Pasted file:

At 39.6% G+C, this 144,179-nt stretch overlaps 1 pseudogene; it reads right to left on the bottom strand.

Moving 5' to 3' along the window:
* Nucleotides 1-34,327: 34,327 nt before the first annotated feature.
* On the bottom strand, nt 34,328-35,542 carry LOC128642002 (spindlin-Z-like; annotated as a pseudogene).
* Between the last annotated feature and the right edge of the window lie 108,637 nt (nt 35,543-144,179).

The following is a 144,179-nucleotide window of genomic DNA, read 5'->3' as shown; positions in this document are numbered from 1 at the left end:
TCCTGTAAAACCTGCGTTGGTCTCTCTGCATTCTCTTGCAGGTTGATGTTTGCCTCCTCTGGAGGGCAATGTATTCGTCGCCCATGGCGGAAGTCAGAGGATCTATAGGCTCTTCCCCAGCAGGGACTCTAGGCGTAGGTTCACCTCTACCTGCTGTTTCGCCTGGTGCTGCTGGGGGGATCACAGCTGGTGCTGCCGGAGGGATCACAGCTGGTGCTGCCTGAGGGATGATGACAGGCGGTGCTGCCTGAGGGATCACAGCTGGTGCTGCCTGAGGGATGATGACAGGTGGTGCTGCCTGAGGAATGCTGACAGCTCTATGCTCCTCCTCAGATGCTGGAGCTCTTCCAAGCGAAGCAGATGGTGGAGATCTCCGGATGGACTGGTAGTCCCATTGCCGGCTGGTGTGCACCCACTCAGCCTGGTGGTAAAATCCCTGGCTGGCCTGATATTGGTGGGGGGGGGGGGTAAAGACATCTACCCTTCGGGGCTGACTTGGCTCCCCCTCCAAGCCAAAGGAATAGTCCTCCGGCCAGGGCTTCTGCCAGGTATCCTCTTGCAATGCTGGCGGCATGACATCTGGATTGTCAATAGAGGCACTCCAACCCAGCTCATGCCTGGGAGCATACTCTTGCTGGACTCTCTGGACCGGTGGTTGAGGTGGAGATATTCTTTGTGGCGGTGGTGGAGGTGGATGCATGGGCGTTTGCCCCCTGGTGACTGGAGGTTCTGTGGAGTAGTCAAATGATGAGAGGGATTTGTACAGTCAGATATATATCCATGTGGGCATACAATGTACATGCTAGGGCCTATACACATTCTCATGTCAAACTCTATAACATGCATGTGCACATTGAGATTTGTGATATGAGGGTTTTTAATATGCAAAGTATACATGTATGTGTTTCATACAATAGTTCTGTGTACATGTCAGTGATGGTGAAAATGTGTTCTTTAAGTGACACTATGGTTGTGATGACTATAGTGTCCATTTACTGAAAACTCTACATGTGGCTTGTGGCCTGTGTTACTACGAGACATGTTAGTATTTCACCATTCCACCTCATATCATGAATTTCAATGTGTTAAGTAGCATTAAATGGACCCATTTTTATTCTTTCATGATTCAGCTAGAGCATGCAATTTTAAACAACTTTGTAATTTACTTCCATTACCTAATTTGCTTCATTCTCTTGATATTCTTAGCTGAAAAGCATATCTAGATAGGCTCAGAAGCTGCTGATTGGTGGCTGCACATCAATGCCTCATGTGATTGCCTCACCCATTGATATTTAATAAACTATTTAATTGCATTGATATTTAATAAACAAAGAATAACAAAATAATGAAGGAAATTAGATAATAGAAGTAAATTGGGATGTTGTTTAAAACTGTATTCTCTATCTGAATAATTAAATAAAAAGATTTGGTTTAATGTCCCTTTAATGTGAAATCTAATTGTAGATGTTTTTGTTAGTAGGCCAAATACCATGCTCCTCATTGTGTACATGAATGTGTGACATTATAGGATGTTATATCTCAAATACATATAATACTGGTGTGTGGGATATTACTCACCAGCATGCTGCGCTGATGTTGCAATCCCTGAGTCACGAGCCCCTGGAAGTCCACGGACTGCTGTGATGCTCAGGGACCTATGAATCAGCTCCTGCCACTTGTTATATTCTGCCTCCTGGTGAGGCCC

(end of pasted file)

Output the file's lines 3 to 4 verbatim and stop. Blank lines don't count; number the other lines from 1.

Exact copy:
* Nucleotides 1-34,327: 34,327 nt before the first annotated feature.
* On the bottom strand, nt 34,328-35,542 carry LOC128642002 (spindlin-Z-like; annotated as a pseudogene).